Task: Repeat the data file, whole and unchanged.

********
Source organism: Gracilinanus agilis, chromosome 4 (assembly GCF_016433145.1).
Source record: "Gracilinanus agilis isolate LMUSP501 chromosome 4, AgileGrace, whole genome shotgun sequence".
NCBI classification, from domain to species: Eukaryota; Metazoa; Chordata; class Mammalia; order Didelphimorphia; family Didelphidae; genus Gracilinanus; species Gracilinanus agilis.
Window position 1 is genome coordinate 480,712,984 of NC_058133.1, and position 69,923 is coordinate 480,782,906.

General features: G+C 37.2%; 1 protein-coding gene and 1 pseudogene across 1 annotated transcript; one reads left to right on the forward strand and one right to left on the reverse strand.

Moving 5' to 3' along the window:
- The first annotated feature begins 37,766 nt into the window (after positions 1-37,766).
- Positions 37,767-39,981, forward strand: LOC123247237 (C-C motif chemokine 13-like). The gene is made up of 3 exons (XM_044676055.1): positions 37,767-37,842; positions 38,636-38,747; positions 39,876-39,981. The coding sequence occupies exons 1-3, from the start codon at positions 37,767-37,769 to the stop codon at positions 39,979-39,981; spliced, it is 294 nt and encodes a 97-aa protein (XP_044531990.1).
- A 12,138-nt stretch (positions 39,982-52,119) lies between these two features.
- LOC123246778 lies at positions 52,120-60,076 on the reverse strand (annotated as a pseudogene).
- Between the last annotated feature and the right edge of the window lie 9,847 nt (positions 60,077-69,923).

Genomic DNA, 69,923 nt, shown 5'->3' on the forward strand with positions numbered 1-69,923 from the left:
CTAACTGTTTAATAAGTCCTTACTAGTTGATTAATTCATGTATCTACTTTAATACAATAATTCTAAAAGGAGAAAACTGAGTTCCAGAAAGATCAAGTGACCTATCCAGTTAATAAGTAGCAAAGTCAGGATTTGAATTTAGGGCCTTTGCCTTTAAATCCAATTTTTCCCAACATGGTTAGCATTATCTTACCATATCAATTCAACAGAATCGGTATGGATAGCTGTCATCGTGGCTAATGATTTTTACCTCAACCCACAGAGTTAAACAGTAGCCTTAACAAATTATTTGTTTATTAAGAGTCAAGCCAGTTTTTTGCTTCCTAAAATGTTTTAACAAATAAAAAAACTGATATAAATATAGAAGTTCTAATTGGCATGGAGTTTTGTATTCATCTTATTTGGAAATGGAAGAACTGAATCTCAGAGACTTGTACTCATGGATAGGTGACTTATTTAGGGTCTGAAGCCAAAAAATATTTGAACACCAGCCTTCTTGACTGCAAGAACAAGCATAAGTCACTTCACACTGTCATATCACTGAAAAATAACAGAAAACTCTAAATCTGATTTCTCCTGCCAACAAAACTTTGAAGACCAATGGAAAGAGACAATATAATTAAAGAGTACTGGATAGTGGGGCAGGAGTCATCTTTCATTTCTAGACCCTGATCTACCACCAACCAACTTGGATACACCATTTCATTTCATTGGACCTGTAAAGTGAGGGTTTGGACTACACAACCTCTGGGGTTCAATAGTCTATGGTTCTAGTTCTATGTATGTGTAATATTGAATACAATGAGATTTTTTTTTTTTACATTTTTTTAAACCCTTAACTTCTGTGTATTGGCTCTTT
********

Source organism: Gracilinanus agilis, chromosome 4 (assembly GCF_016433145.1).
Source record: "Gracilinanus agilis isolate LMUSP501 chromosome 4, AgileGrace, whole genome shotgun sequence".
NCBI classification, from domain to species: Eukaryota; Metazoa; Chordata; class Mammalia; order Didelphimorphia; family Didelphidae; genus Gracilinanus; species Gracilinanus agilis.
Window position 1 is genome coordinate 480,712,984 of NC_058133.1, and position 69,923 is coordinate 480,782,906.

General features: G+C 37.2%; 1 protein-coding gene and 1 pseudogene across 1 annotated transcript; one reads left to right on the forward strand and one right to left on the reverse strand.

Moving 5' to 3' along the window:
- The first annotated feature begins 37,766 nt into the window (after positions 1-37,766).
- Positions 37,767-39,981, forward strand: LOC123247237 (C-C motif chemokine 13-like). The gene is made up of 3 exons (XM_044676055.1): positions 37,767-37,842; positions 38,636-38,747; positions 39,876-39,981. The coding sequence occupies exons 1-3, from the start codon at positions 37,767-37,769 to the stop codon at positions 39,979-39,981; spliced, it is 294 nt and encodes a 97-aa protein (XP_044531990.1).
- A 12,138-nt stretch (positions 39,982-52,119) lies between these two features.
- LOC123246778 lies at positions 52,120-60,076 on the reverse strand (annotated as a pseudogene).
- Between the last annotated feature and the right edge of the window lie 9,847 nt (positions 60,077-69,923).

Genomic DNA, 69,923 nt, shown 5'->3' on the forward strand with positions numbered 1-69,923 from the left:
CTAACTGTTTAATAAGTCCTTACTAGTTGATTAATTCATGTATCTACTTTAATACAATAATTCTAAAAGGAGAAAACTGAGTTCCAGAAAGATCAAGTGACCTATCCAGTTAATAAGTAGCAAAGTCAGGATTTGAATTTAGGGCCTTTGCCTTTAAATCCAATTTTTCCCAACATGGTTAGCATTATCTTACCATATCAATTCAACAGAATCGGTATGGATAGCTGTCATCGTGGCTAATGATTTTTACCTCAACCCACAGAGTTAAACAGTAGCCTTAACAAATTATTTGTTTATTAAGAGTCAAGCCAGTTTTTTGCTTCCTAAAATGTTTTAACAAATAAAAAAACTGATATAAATATAGAAGTTCTAATTGGCATGGAGTTTTGTATTCATCTTATTTGGAAATGGAAGAACTGAATCTCAGAGACTTGTACTCATGGATAGGTGACTTATTTAGGGTCTGAAGCCAAAAAATATTTGAACACCAGCCTTCTTGACTGCAAGAACAAGCATAAGTCACTTCACACTGTCATATCACTGAAAAATAACAGAAAACTCTAAATCTGATTTCTCCTGCCAACAAAACTTTGAAGACCAATGGAAAGAGACAATATAATTAAAGAGTACTGGATAGTGGGGCAGGAGTCATCTTTCATTTCTAGACCCTGATCTACCACCAACCAACTTGGATACACCATTTCATTTCATTGGACCTGTAAAGTGAGGGTTTGGACTACACAACCTCTGGGGTTCAATAGTCTATGGTTCTAGTTCTATGTATGTGTAATATTGAATACAATGAGATTTTTTTTTTTTACATTTTTTTAAACCCTTAACTTCTGTGTATTGGCTCTTT